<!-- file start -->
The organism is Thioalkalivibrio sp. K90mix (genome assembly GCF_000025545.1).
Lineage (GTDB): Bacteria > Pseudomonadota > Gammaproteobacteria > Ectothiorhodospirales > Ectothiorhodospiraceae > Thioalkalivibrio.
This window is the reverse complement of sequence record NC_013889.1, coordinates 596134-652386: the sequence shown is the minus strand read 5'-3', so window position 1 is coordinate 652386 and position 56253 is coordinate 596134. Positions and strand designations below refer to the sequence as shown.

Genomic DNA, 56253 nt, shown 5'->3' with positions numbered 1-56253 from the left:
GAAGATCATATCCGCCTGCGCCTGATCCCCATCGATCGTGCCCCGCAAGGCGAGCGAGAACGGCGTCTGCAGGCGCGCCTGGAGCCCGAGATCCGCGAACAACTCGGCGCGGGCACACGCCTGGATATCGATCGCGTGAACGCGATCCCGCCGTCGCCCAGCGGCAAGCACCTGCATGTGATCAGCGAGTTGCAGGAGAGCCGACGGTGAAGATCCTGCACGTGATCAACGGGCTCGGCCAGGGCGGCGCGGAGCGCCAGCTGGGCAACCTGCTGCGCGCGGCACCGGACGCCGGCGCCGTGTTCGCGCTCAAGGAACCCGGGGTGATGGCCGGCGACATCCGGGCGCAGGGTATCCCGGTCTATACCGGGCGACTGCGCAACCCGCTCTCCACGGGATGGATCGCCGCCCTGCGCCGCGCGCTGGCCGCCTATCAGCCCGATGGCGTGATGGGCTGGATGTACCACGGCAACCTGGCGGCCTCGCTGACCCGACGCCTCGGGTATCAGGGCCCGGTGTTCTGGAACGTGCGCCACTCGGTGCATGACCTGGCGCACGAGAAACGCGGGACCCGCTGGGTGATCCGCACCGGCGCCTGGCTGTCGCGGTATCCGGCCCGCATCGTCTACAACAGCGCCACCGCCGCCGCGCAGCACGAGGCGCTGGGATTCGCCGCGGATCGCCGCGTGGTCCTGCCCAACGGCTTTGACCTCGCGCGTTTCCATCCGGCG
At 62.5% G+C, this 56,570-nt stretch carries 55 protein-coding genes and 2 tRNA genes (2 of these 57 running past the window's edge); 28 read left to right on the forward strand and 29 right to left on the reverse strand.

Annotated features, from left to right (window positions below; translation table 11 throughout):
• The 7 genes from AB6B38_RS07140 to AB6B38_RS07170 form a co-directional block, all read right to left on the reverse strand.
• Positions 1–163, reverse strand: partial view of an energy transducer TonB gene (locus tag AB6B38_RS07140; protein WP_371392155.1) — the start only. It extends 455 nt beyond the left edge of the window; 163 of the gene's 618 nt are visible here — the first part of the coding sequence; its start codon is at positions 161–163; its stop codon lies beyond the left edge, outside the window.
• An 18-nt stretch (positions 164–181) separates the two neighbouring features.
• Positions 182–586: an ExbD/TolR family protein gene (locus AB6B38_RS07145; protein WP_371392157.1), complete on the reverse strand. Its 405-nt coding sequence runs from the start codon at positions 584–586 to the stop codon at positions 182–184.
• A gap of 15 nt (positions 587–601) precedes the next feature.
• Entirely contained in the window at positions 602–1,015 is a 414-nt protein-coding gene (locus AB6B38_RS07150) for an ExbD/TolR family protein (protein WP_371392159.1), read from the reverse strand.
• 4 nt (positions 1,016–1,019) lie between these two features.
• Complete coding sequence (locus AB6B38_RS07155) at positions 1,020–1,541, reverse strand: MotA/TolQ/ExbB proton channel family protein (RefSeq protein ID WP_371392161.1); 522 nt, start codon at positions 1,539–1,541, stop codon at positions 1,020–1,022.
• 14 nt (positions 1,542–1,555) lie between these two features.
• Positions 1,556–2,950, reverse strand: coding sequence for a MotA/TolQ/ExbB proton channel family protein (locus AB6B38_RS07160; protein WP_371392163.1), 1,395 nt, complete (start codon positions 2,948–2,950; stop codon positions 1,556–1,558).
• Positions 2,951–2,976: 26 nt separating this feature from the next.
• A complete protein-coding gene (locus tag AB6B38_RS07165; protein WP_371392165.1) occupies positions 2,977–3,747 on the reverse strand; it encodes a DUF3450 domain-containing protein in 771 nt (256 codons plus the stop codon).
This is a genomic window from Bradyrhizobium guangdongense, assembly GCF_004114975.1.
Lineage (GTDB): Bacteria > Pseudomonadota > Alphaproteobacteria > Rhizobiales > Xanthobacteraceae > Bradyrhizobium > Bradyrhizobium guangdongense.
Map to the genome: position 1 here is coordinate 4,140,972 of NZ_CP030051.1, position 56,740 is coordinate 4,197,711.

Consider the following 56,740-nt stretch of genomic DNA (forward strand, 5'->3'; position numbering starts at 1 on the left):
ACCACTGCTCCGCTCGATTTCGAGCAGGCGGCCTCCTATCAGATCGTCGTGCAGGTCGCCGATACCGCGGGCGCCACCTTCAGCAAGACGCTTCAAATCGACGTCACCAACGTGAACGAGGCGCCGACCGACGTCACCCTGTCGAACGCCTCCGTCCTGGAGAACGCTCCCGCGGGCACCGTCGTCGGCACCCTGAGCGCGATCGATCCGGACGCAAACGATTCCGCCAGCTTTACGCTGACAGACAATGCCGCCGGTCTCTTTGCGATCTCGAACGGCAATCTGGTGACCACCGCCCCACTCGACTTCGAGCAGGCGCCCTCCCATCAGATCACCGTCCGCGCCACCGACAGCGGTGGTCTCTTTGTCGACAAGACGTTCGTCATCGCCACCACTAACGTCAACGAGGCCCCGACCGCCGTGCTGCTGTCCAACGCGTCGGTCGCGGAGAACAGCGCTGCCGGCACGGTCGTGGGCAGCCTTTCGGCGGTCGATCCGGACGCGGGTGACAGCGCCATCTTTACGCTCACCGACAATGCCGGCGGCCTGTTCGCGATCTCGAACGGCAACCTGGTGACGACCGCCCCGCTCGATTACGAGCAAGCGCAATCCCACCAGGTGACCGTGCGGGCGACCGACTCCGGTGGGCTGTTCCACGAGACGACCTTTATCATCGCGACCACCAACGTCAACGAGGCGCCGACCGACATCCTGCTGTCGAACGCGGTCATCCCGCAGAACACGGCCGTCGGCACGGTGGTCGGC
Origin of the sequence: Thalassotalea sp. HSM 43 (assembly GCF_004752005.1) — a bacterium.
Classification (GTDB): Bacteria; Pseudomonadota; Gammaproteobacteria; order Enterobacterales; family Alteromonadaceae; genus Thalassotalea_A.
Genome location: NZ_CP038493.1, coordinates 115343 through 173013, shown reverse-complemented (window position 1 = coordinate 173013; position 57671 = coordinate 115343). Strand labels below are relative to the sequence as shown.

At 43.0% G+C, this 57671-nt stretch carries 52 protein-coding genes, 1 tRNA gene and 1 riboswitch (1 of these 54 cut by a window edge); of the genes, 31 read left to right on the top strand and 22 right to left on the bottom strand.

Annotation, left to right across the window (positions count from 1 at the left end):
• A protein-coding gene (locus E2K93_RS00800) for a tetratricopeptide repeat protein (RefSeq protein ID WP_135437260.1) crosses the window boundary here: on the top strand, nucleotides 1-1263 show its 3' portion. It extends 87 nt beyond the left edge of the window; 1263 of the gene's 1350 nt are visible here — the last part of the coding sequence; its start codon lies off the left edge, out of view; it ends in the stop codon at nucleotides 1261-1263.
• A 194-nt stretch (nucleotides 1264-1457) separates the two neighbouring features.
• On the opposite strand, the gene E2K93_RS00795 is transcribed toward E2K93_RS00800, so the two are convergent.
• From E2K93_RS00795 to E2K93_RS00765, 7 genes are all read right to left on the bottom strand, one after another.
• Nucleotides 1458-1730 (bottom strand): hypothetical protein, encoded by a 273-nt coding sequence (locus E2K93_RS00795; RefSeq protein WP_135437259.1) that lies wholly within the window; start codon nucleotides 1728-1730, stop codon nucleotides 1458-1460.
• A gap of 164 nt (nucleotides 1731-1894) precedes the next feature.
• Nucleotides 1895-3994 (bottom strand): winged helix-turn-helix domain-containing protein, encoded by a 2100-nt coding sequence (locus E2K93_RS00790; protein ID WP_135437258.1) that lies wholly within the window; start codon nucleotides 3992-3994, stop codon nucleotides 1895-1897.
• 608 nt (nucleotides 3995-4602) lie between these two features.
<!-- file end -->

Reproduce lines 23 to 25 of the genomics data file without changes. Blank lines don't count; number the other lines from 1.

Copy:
Consider the following 56,740-nt stretch of genomic DNA (forward strand, 5'->3'; position numbering starts at 1 on the left):
ACCACTGCTCCGCTCGATTTCGAGCAGGCGGCCTCCTATCAGATCGTCGTGCAGGTCGCCGATACCGCGGGCGCCACCTTCAGCAAGACGCTTCAAATCGACGTCACCAACGTGAACGAGGCGCCGACCGACGTCACCCTGTCGAACGCCTCCGTCCTGGAGAACGCTCCCGCGGGCACCGTCGTCGGCACCCTGAGCGCGATCGATCCGGACGCAAACGATTCCGCCAGCTTTACGCTGACAGACAATGCCGCCGGTCTCTTTGCGATCTCGAACGGCAATCTGGTGACCACCGCCCCACTCGACTTCGAGCAGGCGCCCTCCCATCAGATCACCGTCCGCGCCACCGACAGCGGTGGTCTCTTTGTCGACAAGACGTTCGTCATCGCCACCACTAACGTCAACGAGGCCCCGACCGCCGTGCTGCTGTCCAACGCGTCGGTCGCGGAGAACAGCGCTGCCGGCACGGTCGTGGGCAGCCTTTCGGCGGTCGATCCGGACGCGGGTGACAGCGCCATCTTTACGCTCACCGACAATGCCGGCGGCCTGTTCGCGATCTCGAACGGCAACCTGGTGACGACCGCCCCGCTCGATTACGAGCAAGCGCAATCCCACCAGGTGACCGTGCGGGCGACCGACTCCGGTGGGCTGTTCCACGAGACGACCTTTATCATCGCGACCACCAACGTCAACGAGGCGCCGACCGACATCCTGCTGTCGAACGCGGTCATCCCGCAGAACACGGCCGTCGGCACGGTGGTCGGC
Origin of the sequence: Thalassotalea sp. HSM 43 (assembly GCF_004752005.1) — a bacterium.